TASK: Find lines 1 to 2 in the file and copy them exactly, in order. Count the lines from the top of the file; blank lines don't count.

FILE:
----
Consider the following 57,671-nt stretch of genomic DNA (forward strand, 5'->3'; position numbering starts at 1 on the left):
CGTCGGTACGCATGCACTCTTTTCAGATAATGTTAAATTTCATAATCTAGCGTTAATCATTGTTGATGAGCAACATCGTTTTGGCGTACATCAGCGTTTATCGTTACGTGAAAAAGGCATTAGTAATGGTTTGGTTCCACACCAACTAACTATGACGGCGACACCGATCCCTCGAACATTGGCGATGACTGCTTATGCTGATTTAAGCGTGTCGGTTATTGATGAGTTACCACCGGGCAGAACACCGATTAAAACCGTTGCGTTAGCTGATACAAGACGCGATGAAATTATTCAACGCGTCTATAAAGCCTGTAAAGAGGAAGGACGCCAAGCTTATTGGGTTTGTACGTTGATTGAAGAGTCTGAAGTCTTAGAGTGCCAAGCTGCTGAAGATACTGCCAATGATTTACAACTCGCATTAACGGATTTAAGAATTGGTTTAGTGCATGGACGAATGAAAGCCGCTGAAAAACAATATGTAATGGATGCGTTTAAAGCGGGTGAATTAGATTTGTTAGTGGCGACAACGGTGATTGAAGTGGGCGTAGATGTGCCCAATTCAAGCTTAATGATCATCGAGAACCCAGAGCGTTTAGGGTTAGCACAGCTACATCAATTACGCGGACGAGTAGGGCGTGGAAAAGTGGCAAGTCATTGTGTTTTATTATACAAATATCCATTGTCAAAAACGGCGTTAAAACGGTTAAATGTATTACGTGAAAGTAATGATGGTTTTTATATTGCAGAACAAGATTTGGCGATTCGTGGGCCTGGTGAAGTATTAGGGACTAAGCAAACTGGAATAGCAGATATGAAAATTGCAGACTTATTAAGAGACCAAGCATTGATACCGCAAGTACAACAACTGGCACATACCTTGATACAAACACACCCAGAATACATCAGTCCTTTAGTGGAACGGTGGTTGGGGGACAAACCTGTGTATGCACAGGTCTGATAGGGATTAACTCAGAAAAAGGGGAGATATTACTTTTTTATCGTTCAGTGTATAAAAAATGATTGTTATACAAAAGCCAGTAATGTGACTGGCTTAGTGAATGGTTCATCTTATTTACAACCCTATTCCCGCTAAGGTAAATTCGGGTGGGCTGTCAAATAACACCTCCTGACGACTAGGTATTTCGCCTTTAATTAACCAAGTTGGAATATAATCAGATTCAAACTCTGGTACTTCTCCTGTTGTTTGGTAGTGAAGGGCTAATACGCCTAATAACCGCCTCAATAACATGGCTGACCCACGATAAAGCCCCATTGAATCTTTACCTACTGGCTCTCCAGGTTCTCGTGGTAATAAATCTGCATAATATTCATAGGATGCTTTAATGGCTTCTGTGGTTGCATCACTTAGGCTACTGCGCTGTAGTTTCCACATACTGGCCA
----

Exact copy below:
Consider the following 57,671-nt stretch of genomic DNA (forward strand, 5'->3'; position numbering starts at 1 on the left):
CGTCGGTACGCATGCACTCTTTTCAGATAATGTTAAATTTCATAATCTAGCGTTAATCATTGTTGATGAGCAACATCGTTTTGGCGTACATCAGCGTTTATCGTTACGTGAAAAAGGCATTAGTAATGGTTTGGTTCCACACCAACTAACTATGACGGCGACACCGATCCCTCGAACATTGGCGATGACTGCTTATGCTGATTTAAGCGTGTCGGTTATTGATGAGTTACCACCGGGCAGAACACCGATTAAAACCGTTGCGTTAGCTGATACAAGACGCGATGAAATTATTCAACGCGTCTATAAAGCCTGTAAAGAGGAAGGACGCCAAGCTTATTGGGTTTGTACGTTGATTGAAGAGTCTGAAGTCTTAGAGTGCCAAGCTGCTGAAGATACTGCCAATGATTTACAACTCGCATTAACGGATTTAAGAATTGGTTTAGTGCATGGACGAATGAAAGCCGCTGAAAAACAATATGTAATGGATGCGTTTAAAGCGGGTGAATTAGATTTGTTAGTGGCGACAACGGTGATTGAAGTGGGCGTAGATGTGCCCAATTCAAGCTTAATGATCATCGAGAACCCAGAGCGTTTAGGGTTAGCACAGCTACATCAATTACGCGGACGAGTAGGGCGTGGAAAAGTGGCAAGTCATTGTGTTTTATTATACAAATATCCATTGTCAAAAACGGCGTTAAAACGGTTAAATGTATTACGTGAAAGTAATGATGGTTTTTATATTGCAGAACAAGATTTGGCGATTCGTGGGCCTGGTGAAGTATTAGGGACTAAGCAAACTGGAATAGCAGATATGAAAATTGCAGACTTATTAAGAGACCAAGCATTGATACCGCAAGTACAACAACTGGCACATACCTTGATACAAACACACCCAGAATACATCAGTCCTTTAGTGGAACGGTGGTTGGGGGACAAACCTGTGTATGCACAGGTCTGATAGGGATTAACTCAGAAAAAGGGGAGATATTACTTTTTTATCGTTCAGTGTATAAAAAATGATTGTTATACAAAAGCCAGTAATGTGACTGGCTTAGTGAATGGTTCATCTTATTTACAACCCTATTCCCGCTAAGGTAAATTCGGGTGGGCTGTCAAATAACACCTCCTGACGACTAGGTATTTCGCCTTTAATTAACCAAGTTGGAATATAATCAGATTCAAACTCTGGTACTTCTCCTGTTGTTTGGTAGTGAAGGGCTAATACGCCTAATAACCGCCTCAATAACATGGCTGACCCACGATAAAGCCCCATTGAATCTTTACCTACTGGCTCTCCAGGTTCTCGTGGTAATAAATCTGCATAATATTCATAGGATGCTTTAATGGCTTCTGTGGTTGCATCACTTAGGCTACTGCGCTGTAGTTTCCACATACTGGCCA